Origin of a global carbonate layer deposited in the aftermath of the Cretaceous-Paleogene boundary impact

Timothy J. Bralower, Julie Cosmidis, Peter J. Heaney, Lee R. Kump, Joanna V. Morgan, Dustin T. Harper, Shelby L. Lyons, Katherine H. Freeman, Kliti Grice, Jens E. Wendler, James C. Zachos, Natalia Artemieva, Si Athena Chen, Sean P.S. Gulick, Christopher H. House, Heather L. Jones, Christopher M. Lowery, Christine Nims, Bettina Schaefer, Ellen ThomasVivi Vajda

Research output: Contribution to journalArticlepeer-review

4 Scopus citations

Abstract

Microcrystalline calcite (micrite) dominates the sedimentary record of the aftermath of the Cretaceous–Paleogene (K–Pg) impact at 31 sites globally, with records ranging from the deep ocean to the Chicxulub impact crater, over intervals ranging from a few centimeters to more than seventeen meters. This micrite-rich layer provides important information about the chemistry and biology of the oceans after the impact. Detailed high-resolution scanning electron microscopy demonstrates that the layer contains abundant calcite crystals in the micron size range with a variety of forms. Crystals are often constructed of delicate, oriented agglomerates of sub-micrometer mesocrystals indicative of rapid precipitation. We compare the form of crystals with natural and experimental calcite to shed light on their origin. Close to the crater, a significant part of the micrite may derive from the initial backreaction of CaO vaporized during impact. In more distal sites, simple interlocking rhombohedral crystals resemble calcite precipitated from solution. Globally, we found unique calcite crystals associated with fossilized extracellular materials that strikingly resemble calcite precipitated by various types of bacteria in natural and laboratory settings. The micrite-rich layer contains abundant bacterial and eukaryotic algal biomarkers and most likely represents global microbial blooms initiated within millennia of the K–Pg mass extinction. Cyanobacteria and non-haptophyte microalgae likely proliferated as dominant primary producers in cold immediate post-impact environments. As surface-water saturation state rose over the following millennia due to the loss of eukaryotic carbonate producers and continuing river input of alkalinity, “whitings” induced by cyanobacteria replaced calcareous nannoplankton as major carbonate producers. We postulate that the blooms grew in supersaturated surface waters as evidenced by crystals that resemble calcite precipitates from solution. The microbial biomass may have served as a food source enabling survival of a portion of the marine biota, ultimately including life on the deep seafloor. Although the dominance of cyanobacterial and algal photosynthesis would have weakened the biological pump, it still would have removed sufficient nutrients from surface waters thus conditioning the ocean for the recovery of biota at higher trophic levels.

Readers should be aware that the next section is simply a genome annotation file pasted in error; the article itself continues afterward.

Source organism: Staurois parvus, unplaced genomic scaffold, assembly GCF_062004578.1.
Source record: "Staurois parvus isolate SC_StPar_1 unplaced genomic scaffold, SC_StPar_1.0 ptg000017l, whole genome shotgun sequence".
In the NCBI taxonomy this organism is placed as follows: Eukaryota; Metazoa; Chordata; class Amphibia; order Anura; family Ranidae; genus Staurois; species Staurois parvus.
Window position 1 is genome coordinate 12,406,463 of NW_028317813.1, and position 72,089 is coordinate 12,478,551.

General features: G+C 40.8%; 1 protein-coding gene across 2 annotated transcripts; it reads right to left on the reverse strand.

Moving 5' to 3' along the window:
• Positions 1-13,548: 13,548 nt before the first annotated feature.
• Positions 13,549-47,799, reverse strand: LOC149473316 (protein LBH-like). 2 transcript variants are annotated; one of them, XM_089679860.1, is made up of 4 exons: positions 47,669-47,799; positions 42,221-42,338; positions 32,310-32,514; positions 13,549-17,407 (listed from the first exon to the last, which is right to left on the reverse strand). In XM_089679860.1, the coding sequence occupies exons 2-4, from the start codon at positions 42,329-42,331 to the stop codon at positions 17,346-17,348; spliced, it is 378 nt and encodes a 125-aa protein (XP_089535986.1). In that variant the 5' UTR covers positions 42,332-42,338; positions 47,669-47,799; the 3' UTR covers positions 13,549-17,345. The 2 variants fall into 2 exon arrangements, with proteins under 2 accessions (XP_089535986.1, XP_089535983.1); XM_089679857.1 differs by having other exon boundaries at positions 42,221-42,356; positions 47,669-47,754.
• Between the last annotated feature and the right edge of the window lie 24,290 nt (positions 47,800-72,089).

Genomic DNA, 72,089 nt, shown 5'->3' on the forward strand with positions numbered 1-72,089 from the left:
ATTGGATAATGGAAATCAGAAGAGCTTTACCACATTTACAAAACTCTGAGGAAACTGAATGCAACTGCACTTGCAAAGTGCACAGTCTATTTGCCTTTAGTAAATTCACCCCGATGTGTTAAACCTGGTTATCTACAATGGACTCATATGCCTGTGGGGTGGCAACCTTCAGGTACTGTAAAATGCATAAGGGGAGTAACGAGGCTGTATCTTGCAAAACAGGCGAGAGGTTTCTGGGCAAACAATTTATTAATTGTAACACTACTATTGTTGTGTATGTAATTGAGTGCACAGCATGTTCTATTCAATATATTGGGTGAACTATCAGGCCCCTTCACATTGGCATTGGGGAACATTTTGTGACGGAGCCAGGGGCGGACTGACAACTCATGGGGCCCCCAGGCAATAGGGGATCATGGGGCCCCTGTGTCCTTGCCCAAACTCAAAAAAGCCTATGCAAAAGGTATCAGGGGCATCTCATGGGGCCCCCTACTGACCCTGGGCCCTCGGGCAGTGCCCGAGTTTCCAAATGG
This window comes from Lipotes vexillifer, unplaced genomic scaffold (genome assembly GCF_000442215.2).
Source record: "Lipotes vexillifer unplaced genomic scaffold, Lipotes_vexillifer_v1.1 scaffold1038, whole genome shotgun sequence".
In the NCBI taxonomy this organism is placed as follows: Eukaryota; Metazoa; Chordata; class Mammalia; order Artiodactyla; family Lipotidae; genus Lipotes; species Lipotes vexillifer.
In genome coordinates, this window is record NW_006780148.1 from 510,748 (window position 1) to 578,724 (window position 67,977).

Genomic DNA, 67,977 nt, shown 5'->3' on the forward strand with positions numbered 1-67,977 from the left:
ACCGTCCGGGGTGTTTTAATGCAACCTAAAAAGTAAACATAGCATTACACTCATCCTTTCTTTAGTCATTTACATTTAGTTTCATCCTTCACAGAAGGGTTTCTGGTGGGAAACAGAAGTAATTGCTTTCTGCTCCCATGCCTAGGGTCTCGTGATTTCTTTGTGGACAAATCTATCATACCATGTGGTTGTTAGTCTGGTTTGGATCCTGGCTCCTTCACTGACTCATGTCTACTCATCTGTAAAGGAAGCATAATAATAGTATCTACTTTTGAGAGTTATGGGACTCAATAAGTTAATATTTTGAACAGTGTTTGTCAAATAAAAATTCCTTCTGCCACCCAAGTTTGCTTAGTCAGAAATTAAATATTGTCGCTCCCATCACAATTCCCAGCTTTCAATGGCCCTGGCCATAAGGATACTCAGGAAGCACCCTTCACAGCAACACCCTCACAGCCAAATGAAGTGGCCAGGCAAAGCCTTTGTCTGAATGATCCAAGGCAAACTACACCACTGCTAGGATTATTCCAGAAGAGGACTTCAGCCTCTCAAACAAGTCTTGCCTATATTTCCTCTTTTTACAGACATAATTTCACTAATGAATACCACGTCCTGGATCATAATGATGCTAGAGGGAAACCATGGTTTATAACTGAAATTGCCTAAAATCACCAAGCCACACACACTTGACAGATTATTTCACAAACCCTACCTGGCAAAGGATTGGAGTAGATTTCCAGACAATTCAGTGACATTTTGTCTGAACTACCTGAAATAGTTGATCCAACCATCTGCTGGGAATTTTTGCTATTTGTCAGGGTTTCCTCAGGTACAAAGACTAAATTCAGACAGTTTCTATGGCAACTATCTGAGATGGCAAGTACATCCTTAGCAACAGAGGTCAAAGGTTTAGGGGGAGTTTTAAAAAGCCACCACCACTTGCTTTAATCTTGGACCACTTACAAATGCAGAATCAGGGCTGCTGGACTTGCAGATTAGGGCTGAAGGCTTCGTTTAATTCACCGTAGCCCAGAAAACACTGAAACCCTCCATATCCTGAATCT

Original languageEnglish (US)
Article number116476
JournalEarth and Planetary Science Letters
Volume548
DOIs
StatePublished - Oct 15 2020

All Science Journal Classification (ASJC) codes

  • Geophysics
  • Geochemistry and Petrology
  • Earth and Planetary Sciences (miscellaneous)
  • Space and Planetary Science

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